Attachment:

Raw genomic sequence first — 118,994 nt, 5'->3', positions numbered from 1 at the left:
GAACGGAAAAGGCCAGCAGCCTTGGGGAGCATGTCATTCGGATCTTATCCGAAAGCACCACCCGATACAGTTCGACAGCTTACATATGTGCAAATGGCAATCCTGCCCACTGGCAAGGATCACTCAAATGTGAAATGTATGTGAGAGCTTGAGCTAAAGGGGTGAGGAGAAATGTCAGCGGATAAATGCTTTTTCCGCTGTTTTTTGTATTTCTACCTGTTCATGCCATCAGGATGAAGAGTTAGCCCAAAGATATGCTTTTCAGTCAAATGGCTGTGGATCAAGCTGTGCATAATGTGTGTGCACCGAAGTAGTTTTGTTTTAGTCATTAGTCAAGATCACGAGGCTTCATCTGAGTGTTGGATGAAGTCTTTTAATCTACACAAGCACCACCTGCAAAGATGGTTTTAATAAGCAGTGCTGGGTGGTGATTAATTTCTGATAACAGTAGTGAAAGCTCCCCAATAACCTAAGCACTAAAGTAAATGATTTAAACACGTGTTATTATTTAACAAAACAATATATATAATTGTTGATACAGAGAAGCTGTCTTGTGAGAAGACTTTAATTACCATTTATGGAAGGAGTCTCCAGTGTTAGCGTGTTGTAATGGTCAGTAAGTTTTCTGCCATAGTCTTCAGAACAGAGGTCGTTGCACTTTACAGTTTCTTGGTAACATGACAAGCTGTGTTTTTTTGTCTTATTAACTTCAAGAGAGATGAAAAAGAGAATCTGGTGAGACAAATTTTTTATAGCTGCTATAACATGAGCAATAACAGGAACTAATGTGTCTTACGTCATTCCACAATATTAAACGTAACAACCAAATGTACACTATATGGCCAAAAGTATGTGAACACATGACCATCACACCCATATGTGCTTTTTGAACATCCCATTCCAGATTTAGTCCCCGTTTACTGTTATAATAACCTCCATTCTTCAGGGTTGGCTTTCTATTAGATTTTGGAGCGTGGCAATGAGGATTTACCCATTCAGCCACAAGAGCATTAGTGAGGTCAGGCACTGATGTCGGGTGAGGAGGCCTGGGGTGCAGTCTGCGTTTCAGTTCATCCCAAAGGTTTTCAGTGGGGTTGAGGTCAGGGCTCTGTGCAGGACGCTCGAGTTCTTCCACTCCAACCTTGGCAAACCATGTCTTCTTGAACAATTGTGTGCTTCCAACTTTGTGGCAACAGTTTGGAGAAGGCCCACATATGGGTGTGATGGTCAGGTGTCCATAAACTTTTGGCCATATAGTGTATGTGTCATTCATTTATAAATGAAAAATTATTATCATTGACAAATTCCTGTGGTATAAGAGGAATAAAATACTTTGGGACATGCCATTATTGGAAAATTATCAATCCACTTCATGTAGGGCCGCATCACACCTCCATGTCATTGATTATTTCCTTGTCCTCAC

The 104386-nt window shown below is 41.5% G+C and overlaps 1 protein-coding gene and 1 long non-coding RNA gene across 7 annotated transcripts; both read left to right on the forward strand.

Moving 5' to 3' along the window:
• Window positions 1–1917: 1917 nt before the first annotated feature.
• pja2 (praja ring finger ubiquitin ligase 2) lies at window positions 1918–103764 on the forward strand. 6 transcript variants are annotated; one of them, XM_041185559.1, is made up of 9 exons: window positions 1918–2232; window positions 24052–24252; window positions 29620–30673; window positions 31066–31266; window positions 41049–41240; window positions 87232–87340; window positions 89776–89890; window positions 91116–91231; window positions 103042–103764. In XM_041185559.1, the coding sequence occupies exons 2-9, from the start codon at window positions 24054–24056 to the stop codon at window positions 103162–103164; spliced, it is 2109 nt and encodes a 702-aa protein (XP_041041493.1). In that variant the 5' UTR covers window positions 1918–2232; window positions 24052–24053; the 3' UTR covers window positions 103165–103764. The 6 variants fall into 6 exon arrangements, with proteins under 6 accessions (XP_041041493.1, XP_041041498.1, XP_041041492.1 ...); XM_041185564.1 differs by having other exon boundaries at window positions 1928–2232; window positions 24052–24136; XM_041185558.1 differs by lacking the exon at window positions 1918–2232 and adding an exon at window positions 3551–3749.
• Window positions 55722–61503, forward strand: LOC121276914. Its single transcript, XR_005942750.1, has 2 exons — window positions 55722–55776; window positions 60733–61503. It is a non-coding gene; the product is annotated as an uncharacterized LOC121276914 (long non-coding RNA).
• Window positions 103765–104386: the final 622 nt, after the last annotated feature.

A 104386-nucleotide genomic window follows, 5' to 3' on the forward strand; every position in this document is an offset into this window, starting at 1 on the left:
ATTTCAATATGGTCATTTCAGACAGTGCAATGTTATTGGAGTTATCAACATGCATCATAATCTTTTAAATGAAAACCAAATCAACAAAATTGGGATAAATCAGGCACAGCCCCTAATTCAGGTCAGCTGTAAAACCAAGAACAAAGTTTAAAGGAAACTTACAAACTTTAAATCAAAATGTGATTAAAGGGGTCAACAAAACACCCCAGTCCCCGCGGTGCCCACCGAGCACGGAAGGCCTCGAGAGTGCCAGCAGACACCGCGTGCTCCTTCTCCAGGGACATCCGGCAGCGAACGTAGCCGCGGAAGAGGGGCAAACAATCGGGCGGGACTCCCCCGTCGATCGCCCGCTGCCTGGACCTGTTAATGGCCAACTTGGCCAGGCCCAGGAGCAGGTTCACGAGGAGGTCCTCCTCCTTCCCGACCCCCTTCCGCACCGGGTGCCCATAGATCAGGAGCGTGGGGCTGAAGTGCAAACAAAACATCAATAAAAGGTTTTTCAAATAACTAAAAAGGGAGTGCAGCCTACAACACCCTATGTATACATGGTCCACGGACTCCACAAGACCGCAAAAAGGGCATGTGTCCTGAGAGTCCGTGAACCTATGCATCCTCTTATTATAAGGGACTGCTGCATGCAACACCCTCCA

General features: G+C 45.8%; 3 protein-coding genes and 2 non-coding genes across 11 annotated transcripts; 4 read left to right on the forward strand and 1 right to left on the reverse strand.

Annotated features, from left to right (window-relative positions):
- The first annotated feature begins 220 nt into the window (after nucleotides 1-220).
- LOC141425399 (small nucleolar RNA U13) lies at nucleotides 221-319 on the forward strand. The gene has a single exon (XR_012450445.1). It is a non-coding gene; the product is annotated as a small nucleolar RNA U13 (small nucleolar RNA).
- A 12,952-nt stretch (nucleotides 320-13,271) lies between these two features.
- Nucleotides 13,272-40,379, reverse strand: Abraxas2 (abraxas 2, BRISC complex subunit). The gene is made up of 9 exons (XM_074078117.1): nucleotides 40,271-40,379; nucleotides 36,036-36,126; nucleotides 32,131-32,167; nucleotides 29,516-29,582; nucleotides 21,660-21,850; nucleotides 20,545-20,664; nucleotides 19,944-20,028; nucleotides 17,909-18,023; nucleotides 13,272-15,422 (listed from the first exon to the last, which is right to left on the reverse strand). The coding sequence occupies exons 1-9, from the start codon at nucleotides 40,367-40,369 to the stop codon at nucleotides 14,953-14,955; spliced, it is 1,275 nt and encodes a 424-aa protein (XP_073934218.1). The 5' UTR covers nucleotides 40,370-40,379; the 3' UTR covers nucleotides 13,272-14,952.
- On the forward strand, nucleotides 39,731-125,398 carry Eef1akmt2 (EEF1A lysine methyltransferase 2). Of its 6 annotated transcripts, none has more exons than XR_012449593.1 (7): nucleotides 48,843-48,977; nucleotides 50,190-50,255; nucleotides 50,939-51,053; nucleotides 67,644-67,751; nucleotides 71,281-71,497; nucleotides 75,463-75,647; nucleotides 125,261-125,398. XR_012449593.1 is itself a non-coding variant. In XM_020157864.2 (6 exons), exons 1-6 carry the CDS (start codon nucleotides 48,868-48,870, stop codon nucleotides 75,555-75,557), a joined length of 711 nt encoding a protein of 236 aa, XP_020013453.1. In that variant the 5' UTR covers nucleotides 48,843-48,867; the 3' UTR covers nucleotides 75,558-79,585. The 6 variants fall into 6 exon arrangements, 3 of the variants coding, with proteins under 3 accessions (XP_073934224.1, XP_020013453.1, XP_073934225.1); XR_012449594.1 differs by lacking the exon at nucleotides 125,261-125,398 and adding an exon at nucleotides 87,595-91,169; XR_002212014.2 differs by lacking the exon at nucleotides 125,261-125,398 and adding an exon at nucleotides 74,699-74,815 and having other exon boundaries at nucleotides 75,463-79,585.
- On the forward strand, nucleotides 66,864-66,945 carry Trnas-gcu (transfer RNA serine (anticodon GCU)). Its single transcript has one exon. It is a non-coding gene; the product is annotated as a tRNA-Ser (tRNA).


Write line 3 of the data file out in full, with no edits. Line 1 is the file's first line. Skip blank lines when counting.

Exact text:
The 104386-nt window shown below is 41.5% G+C and overlaps 1 protein-coding gene and 1 long non-coding RNA gene across 7 annotated transcripts; both read left to right on the forward strand.